CAPE TOWN – So the rand party is over… The domestic currency yesterday took a pounding like never before, tanking more than 50c in less than 36 hours and crashing through the R14 mark to R14.15 a dollar – it’s lowest in six weeks.
Analysts said the rand and other emerging market currencies were on the back foot due to geopolitical concerns and the negative impact of the US-China trade spat on global growth, with Turkey’s lira and Russia’s rouble being the hardest hit.
US President Donald Trump tweeted that he had authourised a doubling of tariffs on steel and aluminium from Turkey. He said levies on steel would be 50 percent and aluminium 20 percent, sending the lira tumbling as much as 14 percent against the greenback.
Dynamic Outcomes head market analyst and director James Paynter said a near 70c move since the low for the week on Tuesday was scary stuff. “There is surely going to be more volatility and action… and I suggest you keep an eye on the market over the next few days.”
At 5pm the domestic currency was bid 47c weaker than Wednesday’s same time bid at R14.05 a dollar. Against the pound sterling the rand tanked 46 to R17.94 and to the euro, the currency weakened 34c to R16.06.
Peregrine Treasury Solutions corporate treasury manager, Bianca Botes, said emerging markets had no chance of weathering the storm brought on by the dollar as it rapidly approached its strongest level in 13 months against a basket of currencies.
“The Russian rouble and Turkish lira both suffered significant losses during trade on Thursday, while the euro and pound both traded softer against the greenback during the same session.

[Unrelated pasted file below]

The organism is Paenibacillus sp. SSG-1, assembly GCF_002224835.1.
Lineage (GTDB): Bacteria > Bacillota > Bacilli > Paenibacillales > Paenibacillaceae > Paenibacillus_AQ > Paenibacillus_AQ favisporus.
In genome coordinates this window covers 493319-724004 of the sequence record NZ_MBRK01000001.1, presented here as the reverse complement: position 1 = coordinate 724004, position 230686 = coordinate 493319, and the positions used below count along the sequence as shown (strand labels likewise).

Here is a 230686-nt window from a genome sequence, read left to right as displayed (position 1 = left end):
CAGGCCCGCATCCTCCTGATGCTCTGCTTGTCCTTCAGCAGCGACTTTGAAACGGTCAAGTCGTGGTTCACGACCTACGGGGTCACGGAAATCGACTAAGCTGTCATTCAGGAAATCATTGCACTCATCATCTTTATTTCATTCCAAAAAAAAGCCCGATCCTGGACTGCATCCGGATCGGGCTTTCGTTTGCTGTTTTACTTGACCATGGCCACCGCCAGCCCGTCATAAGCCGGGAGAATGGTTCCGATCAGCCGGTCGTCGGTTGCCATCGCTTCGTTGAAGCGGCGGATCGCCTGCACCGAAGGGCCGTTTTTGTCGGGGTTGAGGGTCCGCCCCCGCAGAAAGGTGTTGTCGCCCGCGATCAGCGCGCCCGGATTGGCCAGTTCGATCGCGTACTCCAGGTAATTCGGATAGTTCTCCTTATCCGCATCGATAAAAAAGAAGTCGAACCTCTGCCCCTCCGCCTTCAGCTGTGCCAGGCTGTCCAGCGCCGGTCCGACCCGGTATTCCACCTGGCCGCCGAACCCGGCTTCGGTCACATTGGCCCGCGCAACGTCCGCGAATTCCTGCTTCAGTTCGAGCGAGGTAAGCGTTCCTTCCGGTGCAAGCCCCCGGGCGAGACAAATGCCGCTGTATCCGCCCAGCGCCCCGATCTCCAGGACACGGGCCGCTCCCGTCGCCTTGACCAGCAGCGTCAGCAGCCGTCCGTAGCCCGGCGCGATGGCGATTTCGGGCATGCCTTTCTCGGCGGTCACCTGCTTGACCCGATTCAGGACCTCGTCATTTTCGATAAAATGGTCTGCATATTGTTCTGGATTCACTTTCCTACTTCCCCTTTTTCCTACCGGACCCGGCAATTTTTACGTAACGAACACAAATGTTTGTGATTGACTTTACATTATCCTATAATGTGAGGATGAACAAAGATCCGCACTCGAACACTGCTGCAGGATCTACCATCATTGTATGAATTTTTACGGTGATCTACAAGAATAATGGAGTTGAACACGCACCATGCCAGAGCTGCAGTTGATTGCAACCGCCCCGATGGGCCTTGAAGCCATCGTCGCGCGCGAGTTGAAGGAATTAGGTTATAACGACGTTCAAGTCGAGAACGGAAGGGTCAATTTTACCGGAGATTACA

“The rand is certainly on the back foot as the dollar continues to squeeze emerging market currencies,” said Botes.
TreasuryONE director and head of dealing Wichard Cilliers suggested that we keep a close eye on the greenback’s developments. “Geopolitical tensions between the US and other countries are setting the tone for markets, with China responding to the Trump administration’s latest trade war volley with additional tariffs of its own.”
JSE stocks were also dragged into negative territory with the blue-chip Top40 index declining 0.07 percent to 51 577.23 points, while the broader all share index gave up 0.14 percent to 57 703.02 points.
The biggest losers among major movers were Vodacom, which dropped 4.84 percent to R126.94 followed by MMI Holdings, which declined 4.64 percent to R16.23. Imperial declined 4.52 percent to R200.88, while Barloworld fell 4.1 percent to R126.71 and Standard Bank Group gave up 4.01 percent to end the day at R188.04.
Leading gains were AngloGold Ashanti, which increased 6 percent to R120.48 followed by Bidcorp, which gained 3.57 percent to R283.63. South32 ticked up 3.41 percent to R37.02, while Capco added 3.37 percent to R47.59 and Anglo American Platinum was 3.21 percent higher to end the day at R423.66.